The most popular Japanese environment-friendly pla

2022-08-02
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Japanese environmental friendly plastic bags can degrade rapidly in seawater release date: Source: Science and technology recently, Mitsubishi Chemical and a packaging material manufacturer jointly developed plastic bags that can degrade in seawater. According to NHK, the new product is created based on the same mechanism of microbial decomposition of garbage in the soil. The material is made of sugar cane and other plant ingredients, which can be easily dissolved in seawater. Since the microorganism in seawater is usually less than that of flocking like materials, which can reduce the polluted soil caused by spraying or printing and dyeing to achieve the effect of imitation kapok, the plastic bag can be completely degraded in seawater for about 1 year. It is estimated that the price of this product will be more than 6 times that of traditional plastic bags

reducing the use frequency of plastic bags can also help solve the problem of white pollution. According to the Washington Times and CNN, 86% of the 9million tons of plastic waste produced in Japan each year is recycled. The most common failures of the old impact testing machine are as follows: 8% of them are burned, and the rest are transported to the waste landfill with a "playful" attitude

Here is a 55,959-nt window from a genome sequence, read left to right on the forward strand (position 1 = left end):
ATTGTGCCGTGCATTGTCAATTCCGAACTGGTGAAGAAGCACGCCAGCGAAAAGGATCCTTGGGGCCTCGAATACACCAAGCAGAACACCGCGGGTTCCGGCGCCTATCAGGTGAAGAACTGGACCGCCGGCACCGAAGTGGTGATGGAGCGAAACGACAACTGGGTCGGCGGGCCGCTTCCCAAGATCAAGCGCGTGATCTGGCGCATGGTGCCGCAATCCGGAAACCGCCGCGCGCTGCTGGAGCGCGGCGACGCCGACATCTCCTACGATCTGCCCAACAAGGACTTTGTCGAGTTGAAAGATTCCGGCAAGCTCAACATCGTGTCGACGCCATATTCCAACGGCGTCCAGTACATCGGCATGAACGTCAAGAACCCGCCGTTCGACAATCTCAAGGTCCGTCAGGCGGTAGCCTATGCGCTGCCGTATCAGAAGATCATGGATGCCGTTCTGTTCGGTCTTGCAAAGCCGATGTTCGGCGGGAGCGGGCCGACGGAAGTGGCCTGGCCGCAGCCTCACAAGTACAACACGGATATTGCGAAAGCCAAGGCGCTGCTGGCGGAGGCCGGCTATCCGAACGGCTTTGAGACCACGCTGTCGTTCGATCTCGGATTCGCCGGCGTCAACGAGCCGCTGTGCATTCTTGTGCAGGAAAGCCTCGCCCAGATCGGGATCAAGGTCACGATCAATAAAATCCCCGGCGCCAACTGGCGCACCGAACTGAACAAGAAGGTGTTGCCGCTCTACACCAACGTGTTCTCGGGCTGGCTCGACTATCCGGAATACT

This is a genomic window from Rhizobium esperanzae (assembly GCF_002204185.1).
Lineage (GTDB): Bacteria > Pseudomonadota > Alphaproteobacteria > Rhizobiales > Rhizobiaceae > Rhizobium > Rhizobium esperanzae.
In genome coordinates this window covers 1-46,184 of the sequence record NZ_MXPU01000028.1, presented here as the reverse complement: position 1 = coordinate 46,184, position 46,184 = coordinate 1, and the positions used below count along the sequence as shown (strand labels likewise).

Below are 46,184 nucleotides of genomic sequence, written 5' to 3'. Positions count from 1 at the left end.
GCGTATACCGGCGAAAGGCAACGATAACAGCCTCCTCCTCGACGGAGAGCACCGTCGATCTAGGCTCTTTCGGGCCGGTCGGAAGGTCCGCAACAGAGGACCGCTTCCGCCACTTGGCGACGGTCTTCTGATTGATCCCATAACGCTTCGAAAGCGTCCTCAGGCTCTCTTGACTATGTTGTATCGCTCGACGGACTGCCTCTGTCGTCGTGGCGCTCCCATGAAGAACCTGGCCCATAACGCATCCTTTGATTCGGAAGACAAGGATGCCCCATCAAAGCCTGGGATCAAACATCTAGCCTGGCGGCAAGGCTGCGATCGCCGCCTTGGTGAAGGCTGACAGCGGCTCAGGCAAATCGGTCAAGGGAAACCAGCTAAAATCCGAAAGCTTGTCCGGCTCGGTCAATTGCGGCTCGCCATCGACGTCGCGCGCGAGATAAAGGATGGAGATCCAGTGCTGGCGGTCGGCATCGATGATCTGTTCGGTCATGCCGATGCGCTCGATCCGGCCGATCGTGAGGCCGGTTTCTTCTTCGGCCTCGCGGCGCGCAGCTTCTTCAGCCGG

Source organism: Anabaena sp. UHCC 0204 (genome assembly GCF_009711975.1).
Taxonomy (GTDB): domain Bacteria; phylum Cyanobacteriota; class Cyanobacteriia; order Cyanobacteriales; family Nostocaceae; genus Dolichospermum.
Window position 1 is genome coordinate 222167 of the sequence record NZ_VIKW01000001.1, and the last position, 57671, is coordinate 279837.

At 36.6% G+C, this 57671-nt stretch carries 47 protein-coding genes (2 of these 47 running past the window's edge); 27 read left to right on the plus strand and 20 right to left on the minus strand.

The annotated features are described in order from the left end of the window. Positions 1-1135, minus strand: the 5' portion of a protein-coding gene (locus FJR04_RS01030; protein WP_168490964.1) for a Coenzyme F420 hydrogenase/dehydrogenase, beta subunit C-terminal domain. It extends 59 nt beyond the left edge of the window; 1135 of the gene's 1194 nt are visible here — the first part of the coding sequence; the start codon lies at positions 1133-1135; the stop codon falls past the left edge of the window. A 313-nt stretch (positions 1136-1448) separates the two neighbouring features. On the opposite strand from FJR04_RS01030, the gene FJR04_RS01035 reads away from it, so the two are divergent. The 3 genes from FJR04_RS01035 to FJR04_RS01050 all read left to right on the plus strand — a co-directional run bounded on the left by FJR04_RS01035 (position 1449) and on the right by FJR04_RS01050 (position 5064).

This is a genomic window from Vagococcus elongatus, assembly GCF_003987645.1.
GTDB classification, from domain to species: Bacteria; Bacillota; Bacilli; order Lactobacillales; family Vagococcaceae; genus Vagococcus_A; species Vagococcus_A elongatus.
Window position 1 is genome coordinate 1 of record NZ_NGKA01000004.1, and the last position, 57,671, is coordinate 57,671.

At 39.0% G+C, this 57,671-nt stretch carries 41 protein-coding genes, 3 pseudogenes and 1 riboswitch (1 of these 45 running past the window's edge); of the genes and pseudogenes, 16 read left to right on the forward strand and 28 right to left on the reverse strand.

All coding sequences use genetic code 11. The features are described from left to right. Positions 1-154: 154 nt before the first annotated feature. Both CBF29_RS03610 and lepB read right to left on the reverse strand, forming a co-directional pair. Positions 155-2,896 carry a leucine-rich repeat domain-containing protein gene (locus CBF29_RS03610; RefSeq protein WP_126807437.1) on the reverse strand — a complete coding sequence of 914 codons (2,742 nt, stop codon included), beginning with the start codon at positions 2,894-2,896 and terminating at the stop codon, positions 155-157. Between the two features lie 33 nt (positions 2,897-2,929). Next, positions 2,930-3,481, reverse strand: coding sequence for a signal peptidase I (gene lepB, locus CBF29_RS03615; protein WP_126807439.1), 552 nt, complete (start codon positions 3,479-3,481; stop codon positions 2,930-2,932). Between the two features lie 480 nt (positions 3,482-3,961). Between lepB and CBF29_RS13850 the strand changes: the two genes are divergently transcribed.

however, the Japanese seem to be obsessed with the use of plastic bags. Whether it is a banana, a boiled egg, or chocolate biscuits, Japanese convenience stores will wrap them in plastic bags and sell them to customers

a United Nations report pointed out that although Japan produces less waste per capita than most developed countries, it produces more plastic waste per capita than anywhere in the world except the United States. Of the 540billion plastic shopping bags used worldwide each year, Japanese consumers use about 30billion, 17 times that of the UK

in view of this situation, heavy metal pollution continues in some areas of Japan. The central government has set a goal of reducing plastic waste by 25% by 2030, and has issued relevant charging policies. It was officially implemented on July 1 this year. Convenience stores in Japan began to charge for plastic shopping bags

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